This was changed to BREs to avoid breaking historical applications.

       The use of a leading <circumflex> in the BRE is unspecified because
       many historical implementations have treated it as a special character,
       despite their system documentation. For example:

           expr foo : ^foo     expr ^foo : ^foo

       return 3 and 0, respectively, on those systems; their documentation
       would imply the reverse. Thus, the anchoring condition is left
       unspecified to avoid breaking historical scripts relying on this
       undocumented feature.

FUTURE DIRECTIONS
       None.

SEE ALSO
       Section 2.5, Parameters and Variables, Section 2.6.4, Arithmetic
       Expansion

       The Base Definitions volume of POSIX.1‐2008, Chapter 8, Environment
       Variables, Section 9.3, Basic Regular Expressions, Section 12.2,
       Utility Syntax Guidelines

COPYRIGHT
       Portions of this text are reprinted and reproduced in electronic form
       from IEEE Std 1003.1, 2013 Edition, Standard for Information Technology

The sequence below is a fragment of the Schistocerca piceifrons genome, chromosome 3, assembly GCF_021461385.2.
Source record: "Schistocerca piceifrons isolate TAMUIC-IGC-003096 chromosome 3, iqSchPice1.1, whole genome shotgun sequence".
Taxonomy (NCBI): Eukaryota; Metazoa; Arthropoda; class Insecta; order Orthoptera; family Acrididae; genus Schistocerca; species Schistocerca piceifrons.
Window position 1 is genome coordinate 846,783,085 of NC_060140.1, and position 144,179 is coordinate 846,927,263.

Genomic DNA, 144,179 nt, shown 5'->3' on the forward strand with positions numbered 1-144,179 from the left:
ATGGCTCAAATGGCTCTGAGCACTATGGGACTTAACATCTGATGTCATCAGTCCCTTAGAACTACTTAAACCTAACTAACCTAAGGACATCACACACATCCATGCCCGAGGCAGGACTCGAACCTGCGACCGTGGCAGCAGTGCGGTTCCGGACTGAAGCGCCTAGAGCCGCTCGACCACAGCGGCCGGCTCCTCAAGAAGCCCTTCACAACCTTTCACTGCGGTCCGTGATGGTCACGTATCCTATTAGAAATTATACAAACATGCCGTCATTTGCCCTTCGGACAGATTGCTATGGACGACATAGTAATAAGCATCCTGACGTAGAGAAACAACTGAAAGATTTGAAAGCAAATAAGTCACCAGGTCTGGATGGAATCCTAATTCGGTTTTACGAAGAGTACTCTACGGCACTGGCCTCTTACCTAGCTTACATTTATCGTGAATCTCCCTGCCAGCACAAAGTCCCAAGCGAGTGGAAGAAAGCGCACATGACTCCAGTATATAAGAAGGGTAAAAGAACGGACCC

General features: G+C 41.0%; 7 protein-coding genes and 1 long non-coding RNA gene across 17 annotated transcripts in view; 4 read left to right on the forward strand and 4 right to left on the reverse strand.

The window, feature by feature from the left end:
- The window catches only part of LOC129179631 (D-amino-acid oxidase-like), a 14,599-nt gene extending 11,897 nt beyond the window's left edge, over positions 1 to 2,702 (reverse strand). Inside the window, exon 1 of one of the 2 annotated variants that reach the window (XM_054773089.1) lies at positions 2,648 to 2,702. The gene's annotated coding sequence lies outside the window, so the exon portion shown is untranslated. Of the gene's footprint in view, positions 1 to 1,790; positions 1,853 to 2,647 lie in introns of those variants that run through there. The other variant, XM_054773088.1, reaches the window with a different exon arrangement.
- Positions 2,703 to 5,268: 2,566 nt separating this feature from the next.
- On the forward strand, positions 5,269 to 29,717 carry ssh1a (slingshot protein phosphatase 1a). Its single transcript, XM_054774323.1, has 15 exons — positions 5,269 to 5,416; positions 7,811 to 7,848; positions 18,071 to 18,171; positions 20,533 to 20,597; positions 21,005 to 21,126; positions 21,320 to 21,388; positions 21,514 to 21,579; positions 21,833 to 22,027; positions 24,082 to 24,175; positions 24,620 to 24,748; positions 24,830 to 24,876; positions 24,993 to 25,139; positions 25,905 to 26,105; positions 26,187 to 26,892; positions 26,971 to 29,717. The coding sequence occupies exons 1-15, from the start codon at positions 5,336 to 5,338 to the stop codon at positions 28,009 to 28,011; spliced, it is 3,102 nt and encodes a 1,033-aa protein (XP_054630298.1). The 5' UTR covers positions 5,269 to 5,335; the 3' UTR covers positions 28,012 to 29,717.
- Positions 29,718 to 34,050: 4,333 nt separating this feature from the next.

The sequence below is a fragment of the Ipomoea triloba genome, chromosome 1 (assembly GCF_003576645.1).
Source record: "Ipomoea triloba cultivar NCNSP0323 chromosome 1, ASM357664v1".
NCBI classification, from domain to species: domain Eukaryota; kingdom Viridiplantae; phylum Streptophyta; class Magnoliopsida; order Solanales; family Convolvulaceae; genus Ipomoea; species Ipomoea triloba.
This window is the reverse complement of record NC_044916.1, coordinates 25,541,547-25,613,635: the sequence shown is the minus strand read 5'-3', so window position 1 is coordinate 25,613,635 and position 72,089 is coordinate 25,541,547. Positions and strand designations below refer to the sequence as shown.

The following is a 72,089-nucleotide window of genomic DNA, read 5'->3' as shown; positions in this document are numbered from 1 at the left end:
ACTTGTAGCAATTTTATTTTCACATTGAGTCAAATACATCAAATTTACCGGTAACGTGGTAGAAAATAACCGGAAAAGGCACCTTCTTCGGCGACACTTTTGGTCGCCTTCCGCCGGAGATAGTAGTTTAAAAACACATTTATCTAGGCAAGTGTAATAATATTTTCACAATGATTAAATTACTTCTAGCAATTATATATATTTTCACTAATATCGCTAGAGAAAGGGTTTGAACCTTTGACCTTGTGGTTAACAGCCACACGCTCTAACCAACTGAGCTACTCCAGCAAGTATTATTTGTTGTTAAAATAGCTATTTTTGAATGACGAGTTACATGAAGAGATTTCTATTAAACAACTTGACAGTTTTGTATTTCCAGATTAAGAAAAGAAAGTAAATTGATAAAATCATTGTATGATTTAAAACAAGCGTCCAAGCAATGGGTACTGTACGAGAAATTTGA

-- Portable Operating System Interface (POSIX), The Open Group Base
       Specifications Issue 7, Copyright (C) 2013 by the Institute of
       Electrical and Electronics Engineers, Inc and The Open Group.  (This is
       POSIX.1-2008 with the 2013 Technical Corrigendum 1 applied.) In the
       event of any discrepancy between this version and the original IEEE and
       The Open Group Standard, the original IEEE and The Open Group Standard
       is the referee document. The original Standard can be obtained online
       at http://www.unix.org/online.html .

       Any typographical or formatting errors that appear in this page are
       most likely to have been introduced during the conversion of the source
       files to man page format. To report such errors, see
       https://www.kernel.org/doc/man-pages/reporting_bugs.html .



IEEE/The Open Group                  2013                         EXPR(1POSIX)